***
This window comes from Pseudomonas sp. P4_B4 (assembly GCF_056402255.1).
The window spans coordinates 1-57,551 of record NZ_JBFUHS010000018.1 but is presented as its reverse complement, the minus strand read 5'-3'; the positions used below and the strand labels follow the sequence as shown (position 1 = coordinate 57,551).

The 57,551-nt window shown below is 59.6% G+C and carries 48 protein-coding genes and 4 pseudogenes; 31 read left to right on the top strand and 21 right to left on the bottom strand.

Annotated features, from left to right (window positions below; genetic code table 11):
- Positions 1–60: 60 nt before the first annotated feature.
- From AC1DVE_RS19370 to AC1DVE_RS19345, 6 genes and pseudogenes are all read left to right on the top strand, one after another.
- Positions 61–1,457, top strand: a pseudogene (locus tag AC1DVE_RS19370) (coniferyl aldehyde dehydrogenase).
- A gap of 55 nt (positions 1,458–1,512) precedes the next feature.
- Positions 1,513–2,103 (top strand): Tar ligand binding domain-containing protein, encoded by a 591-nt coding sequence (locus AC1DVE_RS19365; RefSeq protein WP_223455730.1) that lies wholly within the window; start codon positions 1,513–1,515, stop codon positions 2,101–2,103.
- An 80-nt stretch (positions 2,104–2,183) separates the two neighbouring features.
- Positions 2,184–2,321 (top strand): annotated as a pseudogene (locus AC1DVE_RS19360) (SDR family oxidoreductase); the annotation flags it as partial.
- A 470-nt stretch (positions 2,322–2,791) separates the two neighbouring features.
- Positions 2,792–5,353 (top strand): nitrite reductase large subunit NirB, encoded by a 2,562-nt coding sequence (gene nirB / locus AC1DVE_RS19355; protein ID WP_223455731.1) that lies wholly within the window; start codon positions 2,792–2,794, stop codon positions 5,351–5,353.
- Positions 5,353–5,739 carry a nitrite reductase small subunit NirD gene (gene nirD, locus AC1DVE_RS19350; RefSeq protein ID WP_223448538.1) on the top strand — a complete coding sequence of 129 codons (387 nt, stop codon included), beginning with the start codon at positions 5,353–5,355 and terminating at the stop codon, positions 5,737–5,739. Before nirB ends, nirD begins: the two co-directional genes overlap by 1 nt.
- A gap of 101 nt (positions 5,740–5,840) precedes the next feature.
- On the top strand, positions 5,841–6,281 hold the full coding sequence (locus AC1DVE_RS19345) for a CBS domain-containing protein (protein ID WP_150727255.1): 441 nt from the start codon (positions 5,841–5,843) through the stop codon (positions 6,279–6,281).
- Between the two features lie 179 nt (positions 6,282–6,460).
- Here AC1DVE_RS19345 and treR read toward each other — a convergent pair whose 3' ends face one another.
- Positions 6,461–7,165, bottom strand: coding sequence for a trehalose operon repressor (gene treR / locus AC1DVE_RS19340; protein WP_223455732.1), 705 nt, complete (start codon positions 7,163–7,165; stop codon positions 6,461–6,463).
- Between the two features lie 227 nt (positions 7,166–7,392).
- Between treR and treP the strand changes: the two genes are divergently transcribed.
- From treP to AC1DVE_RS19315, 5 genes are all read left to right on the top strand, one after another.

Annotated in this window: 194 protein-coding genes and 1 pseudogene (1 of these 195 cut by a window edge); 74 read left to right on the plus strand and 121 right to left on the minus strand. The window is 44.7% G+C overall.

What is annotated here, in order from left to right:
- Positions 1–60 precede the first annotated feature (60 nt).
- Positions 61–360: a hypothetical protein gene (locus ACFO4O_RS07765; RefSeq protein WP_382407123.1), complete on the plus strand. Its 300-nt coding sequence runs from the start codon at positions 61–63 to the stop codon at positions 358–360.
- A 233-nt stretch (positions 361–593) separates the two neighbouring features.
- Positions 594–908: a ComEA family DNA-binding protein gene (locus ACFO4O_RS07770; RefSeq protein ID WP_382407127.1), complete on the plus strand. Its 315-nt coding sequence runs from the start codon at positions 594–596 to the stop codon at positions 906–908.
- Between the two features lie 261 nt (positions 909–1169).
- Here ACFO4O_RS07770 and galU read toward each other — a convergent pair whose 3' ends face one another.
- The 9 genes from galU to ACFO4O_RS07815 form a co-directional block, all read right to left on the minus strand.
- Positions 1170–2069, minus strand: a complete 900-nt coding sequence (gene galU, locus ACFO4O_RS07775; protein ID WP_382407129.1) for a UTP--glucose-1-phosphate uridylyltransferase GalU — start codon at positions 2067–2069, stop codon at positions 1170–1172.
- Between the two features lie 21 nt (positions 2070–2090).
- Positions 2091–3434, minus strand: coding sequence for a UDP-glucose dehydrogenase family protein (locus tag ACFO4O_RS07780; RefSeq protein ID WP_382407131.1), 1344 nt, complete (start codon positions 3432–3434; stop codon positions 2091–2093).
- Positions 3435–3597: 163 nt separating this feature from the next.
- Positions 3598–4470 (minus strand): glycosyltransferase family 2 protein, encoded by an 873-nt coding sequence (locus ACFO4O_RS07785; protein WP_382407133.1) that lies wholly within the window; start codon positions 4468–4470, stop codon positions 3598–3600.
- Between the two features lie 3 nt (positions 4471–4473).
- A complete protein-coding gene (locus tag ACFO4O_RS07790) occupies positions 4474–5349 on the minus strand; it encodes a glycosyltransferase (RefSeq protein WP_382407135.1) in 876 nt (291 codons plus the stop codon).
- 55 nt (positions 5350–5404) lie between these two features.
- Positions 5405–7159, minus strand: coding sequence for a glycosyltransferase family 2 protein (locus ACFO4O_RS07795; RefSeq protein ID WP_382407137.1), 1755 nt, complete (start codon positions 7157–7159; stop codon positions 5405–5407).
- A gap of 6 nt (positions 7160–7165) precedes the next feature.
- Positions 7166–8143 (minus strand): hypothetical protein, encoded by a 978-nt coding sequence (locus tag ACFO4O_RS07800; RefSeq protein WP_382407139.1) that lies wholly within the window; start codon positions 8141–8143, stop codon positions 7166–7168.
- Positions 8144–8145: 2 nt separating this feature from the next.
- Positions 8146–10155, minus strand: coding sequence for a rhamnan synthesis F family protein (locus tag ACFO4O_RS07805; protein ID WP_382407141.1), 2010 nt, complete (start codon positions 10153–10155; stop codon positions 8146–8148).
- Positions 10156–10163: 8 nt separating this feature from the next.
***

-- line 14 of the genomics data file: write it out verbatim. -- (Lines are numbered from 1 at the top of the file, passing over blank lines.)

- Positions 5,353–5,739 carry a nitrite reductase small subunit NirD gene (gene nirD, locus AC1DVE_RS19350; RefSeq protein ID WP_223448538.1) on the top strand — a complete coding sequence of 129 codons (387 nt, stop codon included), beginning with the start codon at positions 5,353–5,355 and terminating at the stop codon, positions 5,737–5,739. Before nirB ends, nirD begins: the two co-directional genes overlap by 1 nt.